Leading into the Federal Open Market Committee (FOMC) decision, Chair Jerome Powell and many of the regional Federal Reserve (the Fed) bank presidents had unanimously expressed support for a pause in the Fed’s tightening cycle. Even Esther George, from the Federal Reserve Bank of Kansas City, advocated for a patient approach to monetary policy in her speech a few weeks ago.
In a press conference following the conclusion of the FOMC meeting, Powell stuck to the script and emphasized the Fed is waiting patiently to see how the economy evolves. The January statement removed the reference to further gradual increases, scrapped the central bank’s assessment that risks to the economic outlook are roughly balanced (hinting that they are skewing slightly to the downside now), and noted that inflationary pressures are muted. Translation: the Fed is on hold until at least June. The battery of dovish tweaks to the Fed’s guidance was enough to lift U.S. equities in the minutes following the announcement.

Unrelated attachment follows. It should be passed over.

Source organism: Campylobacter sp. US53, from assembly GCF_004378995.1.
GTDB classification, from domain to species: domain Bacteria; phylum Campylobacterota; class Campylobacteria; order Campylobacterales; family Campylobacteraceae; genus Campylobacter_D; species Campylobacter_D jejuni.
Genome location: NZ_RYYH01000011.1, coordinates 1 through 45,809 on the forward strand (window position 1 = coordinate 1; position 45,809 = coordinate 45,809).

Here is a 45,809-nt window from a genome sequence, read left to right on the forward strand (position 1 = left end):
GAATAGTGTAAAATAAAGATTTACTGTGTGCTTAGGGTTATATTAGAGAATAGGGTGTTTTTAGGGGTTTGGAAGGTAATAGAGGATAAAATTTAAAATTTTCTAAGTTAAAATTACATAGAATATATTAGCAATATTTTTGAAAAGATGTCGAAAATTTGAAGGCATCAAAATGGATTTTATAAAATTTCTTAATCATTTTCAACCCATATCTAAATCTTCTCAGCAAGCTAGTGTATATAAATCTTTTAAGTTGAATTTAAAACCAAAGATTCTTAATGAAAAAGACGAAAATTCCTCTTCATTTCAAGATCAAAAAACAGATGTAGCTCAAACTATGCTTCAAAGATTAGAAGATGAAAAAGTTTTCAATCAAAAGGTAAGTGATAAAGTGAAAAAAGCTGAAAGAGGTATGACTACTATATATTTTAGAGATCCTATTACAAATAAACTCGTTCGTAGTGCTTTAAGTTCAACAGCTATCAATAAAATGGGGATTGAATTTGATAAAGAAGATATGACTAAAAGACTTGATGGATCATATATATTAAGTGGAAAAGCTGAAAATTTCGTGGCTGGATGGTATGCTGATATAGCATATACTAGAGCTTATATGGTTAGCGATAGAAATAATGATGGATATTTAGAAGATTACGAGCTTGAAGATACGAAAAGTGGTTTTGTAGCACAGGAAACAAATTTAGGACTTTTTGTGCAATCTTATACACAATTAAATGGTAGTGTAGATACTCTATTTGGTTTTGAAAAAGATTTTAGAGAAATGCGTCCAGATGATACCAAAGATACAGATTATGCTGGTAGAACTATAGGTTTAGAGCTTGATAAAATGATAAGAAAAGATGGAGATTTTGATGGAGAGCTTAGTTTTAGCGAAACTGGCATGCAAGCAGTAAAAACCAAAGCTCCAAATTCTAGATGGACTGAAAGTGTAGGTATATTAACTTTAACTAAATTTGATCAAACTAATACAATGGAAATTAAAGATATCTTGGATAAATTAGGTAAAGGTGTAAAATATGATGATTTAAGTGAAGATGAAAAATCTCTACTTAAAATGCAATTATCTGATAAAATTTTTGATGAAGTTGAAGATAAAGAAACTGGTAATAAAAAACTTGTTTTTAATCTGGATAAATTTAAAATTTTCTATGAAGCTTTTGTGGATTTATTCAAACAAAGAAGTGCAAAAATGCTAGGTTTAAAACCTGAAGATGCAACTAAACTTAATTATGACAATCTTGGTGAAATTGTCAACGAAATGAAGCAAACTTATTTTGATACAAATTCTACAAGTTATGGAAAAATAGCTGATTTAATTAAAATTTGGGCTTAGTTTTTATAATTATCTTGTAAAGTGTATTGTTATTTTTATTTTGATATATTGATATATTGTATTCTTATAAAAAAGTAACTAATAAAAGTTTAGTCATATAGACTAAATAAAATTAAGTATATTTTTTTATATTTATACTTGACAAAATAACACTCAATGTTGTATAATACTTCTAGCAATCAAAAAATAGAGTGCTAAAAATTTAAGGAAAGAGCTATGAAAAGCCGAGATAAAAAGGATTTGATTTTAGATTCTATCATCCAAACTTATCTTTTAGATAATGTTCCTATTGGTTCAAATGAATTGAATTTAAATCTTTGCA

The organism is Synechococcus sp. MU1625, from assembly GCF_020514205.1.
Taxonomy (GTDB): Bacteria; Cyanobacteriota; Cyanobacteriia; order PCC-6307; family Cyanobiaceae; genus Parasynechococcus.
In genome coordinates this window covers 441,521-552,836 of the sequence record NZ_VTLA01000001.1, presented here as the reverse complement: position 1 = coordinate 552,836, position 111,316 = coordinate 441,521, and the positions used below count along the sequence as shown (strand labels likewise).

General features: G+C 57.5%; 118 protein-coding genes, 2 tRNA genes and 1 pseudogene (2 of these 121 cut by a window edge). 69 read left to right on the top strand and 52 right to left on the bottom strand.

The cause for the pause: Downside risks
It’s important to remember that the cause for the pause is most likely about emergent downside risks to both the U.S. and global economic outlook. While the Fed still expects a strong economy in 2019, the recent volatility in financial markets, the slowing in global growth, and sharp declines in measures of U.S. consumer and business confidence have all eroded the central bank’s conviction in that baseline somewhat.